Recruitment and Perceptions of Gender Bias in Party Leader Support


Daniel M. Butler and Jessica Robinson Preece

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Butler, Daniel M. and Jessica Robinson Preece (2016). Recruitment and Perceptions of Gender Bias in Party Leader Support. Political Research Quarterly 69(4): 842– 851. DOI: 10.1177/1065912916668412.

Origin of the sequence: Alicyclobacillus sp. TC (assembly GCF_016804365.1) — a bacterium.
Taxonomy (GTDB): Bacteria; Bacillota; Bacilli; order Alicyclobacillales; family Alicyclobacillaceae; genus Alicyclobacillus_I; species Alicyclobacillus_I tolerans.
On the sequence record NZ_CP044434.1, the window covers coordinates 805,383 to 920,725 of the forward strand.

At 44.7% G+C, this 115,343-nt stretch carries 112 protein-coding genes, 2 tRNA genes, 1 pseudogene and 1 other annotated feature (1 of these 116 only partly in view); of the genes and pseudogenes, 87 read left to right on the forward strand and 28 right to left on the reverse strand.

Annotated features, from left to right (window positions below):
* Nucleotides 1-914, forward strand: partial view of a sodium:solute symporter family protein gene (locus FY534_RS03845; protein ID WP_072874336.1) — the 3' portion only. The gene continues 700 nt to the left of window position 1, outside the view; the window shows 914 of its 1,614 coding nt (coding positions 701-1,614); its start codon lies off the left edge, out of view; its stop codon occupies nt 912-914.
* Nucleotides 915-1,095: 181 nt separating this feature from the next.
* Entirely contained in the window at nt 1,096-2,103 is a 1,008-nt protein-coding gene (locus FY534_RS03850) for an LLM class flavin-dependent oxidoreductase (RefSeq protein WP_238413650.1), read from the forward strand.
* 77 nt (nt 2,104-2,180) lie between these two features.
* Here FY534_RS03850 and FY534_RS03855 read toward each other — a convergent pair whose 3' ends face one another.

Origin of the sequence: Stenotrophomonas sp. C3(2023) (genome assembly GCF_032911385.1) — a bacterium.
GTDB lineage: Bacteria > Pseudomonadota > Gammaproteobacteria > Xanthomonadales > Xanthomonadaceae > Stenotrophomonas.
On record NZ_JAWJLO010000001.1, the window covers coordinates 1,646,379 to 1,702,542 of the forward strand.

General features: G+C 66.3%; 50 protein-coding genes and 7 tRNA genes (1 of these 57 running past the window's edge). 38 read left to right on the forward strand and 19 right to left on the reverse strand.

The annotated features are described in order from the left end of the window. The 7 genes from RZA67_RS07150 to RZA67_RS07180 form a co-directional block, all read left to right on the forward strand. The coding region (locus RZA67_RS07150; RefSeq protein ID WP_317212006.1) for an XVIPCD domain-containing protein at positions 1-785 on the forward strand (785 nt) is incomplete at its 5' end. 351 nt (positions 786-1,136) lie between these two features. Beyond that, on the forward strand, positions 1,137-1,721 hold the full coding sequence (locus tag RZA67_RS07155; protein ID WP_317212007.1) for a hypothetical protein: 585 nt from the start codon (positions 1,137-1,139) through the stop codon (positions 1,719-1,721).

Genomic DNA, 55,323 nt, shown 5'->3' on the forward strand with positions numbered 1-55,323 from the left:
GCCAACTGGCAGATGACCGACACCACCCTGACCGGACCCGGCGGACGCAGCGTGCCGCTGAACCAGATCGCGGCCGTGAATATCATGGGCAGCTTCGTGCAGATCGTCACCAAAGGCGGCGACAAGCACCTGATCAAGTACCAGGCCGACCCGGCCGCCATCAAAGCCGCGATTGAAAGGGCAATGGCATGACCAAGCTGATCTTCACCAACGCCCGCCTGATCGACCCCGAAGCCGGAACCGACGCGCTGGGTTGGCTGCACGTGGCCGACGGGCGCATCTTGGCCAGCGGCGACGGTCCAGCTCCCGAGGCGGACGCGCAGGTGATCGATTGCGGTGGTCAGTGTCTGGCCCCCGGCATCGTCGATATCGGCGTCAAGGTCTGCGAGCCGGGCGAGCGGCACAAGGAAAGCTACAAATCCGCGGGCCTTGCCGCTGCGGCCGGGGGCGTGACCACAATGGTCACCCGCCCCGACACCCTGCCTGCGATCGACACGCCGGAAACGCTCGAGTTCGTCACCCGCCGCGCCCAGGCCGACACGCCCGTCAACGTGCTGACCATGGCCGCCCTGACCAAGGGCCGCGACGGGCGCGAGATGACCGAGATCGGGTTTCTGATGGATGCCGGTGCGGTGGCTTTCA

Gender differences in who gets recruited by political party elites contribute to women’s underrepresentation on the ballot, but recent evidence suggests that even when women are recruited to the same extent as men, they are still less likely to be interested in seeking office. Why do men and women respond differently to invitations to seek office? We hypothesize that women view party recruitment as a weaker signal of informal support than men do. We use a survey experiment on a sample of 3,640 elected municipal officeholders—themselves prospective recruits for higher office—to test this. We find that female respondents generally believe party leaders will provide female recruits less strategic and financial support than male recruits. In other words, even when elites recruit women, women are skeptical that party leaders will use their political and social capital on their behalf. This difference may account for many women’s lukewarm responses to recruitment.
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